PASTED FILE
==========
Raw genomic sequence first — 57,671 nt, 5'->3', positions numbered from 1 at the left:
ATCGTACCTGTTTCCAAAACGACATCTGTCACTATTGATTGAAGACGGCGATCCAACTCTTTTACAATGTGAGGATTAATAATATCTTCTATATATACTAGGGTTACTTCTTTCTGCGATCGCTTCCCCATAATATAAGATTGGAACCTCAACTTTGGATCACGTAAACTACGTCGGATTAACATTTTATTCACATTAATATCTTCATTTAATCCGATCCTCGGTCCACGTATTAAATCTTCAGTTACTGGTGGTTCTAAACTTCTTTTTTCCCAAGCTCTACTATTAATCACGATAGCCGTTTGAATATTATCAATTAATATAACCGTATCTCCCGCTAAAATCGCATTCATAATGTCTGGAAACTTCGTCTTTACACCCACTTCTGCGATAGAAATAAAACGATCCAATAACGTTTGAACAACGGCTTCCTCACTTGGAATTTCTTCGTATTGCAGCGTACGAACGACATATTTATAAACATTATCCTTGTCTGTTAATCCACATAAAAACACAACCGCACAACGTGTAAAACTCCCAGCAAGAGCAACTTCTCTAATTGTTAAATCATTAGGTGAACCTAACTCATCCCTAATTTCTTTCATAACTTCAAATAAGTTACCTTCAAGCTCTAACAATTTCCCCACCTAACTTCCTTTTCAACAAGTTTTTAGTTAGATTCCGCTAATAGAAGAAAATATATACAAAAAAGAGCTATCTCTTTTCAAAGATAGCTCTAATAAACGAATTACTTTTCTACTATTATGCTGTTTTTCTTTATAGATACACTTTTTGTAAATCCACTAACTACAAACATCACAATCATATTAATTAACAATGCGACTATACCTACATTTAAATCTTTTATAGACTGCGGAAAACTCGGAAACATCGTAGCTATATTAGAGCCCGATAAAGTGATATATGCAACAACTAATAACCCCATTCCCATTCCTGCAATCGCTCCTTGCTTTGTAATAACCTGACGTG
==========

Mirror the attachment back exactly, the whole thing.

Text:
Raw genomic sequence first — 57,671 nt, 5'->3', positions numbered from 1 at the left:
ATCGTACCTGTTTCCAAAACGACATCTGTCACTATTGATTGAAGACGGCGATCCAACTCTTTTACAATGTGAGGATTAATAATATCTTCTATATATACTAGGGTTACTTCTTTCTGCGATCGCTTCCCCATAATATAAGATTGGAACCTCAACTTTGGATCACGTAAACTACGTCGGATTAACATTTTATTCACATTAATATCTTCATTTAATCCGATCCTCGGTCCACGTATTAAATCTTCAGTTACTGGTGGTTCTAAACTTCTTTTTTCCCAAGCTCTACTATTAATCACGATAGCCGTTTGAATATTATCAATTAATATAACCGTATCTCCCGCTAAAATCGCATTCATAATGTCTGGAAACTTCGTCTTTACACCCACTTCTGCGATAGAAATAAAACGATCCAATAACGTTTGAACAACGGCTTCCTCACTTGGAATTTCTTCGTATTGCAGCGTACGAACGACATATTTATAAACATTATCCTTGTCTGTTAATCCACATAAAAACACAACCGCACAACGTGTAAAACTCCCAGCAAGAGCAACTTCTCTAATTGTTAAATCATTAGGTGAACCTAACTCATCCCTAATTTCTTTCATAACTTCAAATAAGTTACCTTCAAGCTCTAACAATTTCCCCACCTAACTTCCTTTTCAACAAGTTTTTAGTTAGATTCCGCTAATAGAAGAAAATATATACAAAAAAGAGCTATCTCTTTTCAAAGATAGCTCTAATAAACGAATTACTTTTCTACTATTATGCTGTTTTTCTTTATAGATACACTTTTTGTAAATCCACTAACTACAAACATCACAATCATATTAATTAACAATGCGACTATACCTACATTTAAATCTTTTATAGACTGCGGAAAACTCGGAAACATCGTAGCTATATTAGAGCCCGATAAAGTGATATATGCAACAACTAATAACCCCATTCCCATTCCTGCAATCGCTCCTTGCTTTGTAATAACCTGACGTG